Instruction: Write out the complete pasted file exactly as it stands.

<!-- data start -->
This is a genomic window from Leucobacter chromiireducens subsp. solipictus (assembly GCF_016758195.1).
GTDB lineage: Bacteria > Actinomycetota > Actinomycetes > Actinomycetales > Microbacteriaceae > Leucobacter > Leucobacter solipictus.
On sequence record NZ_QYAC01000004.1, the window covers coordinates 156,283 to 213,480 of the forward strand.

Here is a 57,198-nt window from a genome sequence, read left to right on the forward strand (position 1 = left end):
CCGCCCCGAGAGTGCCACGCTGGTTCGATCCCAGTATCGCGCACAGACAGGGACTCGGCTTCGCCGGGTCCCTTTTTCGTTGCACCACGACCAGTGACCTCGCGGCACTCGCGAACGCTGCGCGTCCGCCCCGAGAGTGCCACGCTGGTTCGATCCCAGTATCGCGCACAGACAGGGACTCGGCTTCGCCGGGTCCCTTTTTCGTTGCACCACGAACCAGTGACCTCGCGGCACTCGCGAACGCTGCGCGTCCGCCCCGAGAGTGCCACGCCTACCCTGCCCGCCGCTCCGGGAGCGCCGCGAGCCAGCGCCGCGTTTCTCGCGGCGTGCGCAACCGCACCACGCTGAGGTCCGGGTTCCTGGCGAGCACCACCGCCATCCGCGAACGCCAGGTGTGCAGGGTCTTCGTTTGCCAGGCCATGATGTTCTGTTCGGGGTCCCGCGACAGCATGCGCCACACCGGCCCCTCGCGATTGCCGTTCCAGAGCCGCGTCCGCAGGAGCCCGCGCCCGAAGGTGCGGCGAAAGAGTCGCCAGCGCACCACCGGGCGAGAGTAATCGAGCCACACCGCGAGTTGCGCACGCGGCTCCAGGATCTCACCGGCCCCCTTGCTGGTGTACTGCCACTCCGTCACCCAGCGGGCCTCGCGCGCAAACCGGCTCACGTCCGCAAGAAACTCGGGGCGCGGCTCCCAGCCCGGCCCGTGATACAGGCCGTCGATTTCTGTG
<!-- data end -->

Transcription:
This is a genomic window from Leucobacter chromiireducens subsp. solipictus (assembly GCF_016758195.1).
GTDB lineage: Bacteria > Actinomycetota > Actinomycetes > Actinomycetales > Microbacteriaceae > Leucobacter > Leucobacter solipictus.
On sequence record NZ_QYAC01000004.1, the window covers coordinates 156,283 to 213,480 of the forward strand.

Here is a 57,198-nt window from a genome sequence, read left to right on the forward strand (position 1 = left end):
CCGCCCCGAGAGTGCCACGCTGGTTCGATCCCAGTATCGCGCACAGACAGGGACTCGGCTTCGCCGGGTCCCTTTTTCGTTGCACCACGACCAGTGACCTCGCGGCACTCGCGAACGCTGCGCGTCCGCCCCGAGAGTGCCACGCTGGTTCGATCCCAGTATCGCGCACAGACAGGGACTCGGCTTCGCCGGGTCCCTTTTTCGTTGCACCACGAACCAGTGACCTCGCGGCACTCGCGAACGCTGCGCGTCCGCCCCGAGAGTGCCACGCCTACCCTGCCCGCCGCTCCGGGAGCGCCGCGAGCCAGCGCCGCGTTTCTCGCGGCGTGCGCAACCGCACCACGCTGAGGTCCGGGTTCCTGGCGAGCACCACCGCCATCCGCGAACGCCAGGTGTGCAGGGTCTTCGTTTGCCAGGCCATGATGTTCTGTTCGGGGTCCCGCGACAGCATGCGCCACACCGGCCCCTCGCGATTGCCGTTCCAGAGCCGCGTCCGCAGGAGCCCGCGCCCGAAGGTGCGGCGAAAGAGTCGCCAGCGCACCACCGGGCGAGAGTAATCGAGCCACACCGCGAGTTGCGCACGCGGCTCCAGGATCTCACCGGCCCCCTTGCTGGTGTACTGCCACTCCGTCACCCAGCGGGCCTCGCGCGCAAACCGGCTCACGTCCGCAAGAAACTCGGGGCGCGGCTCCCAGCCCGGCCCGTGATACAGGCCGTCGATTTCTGTG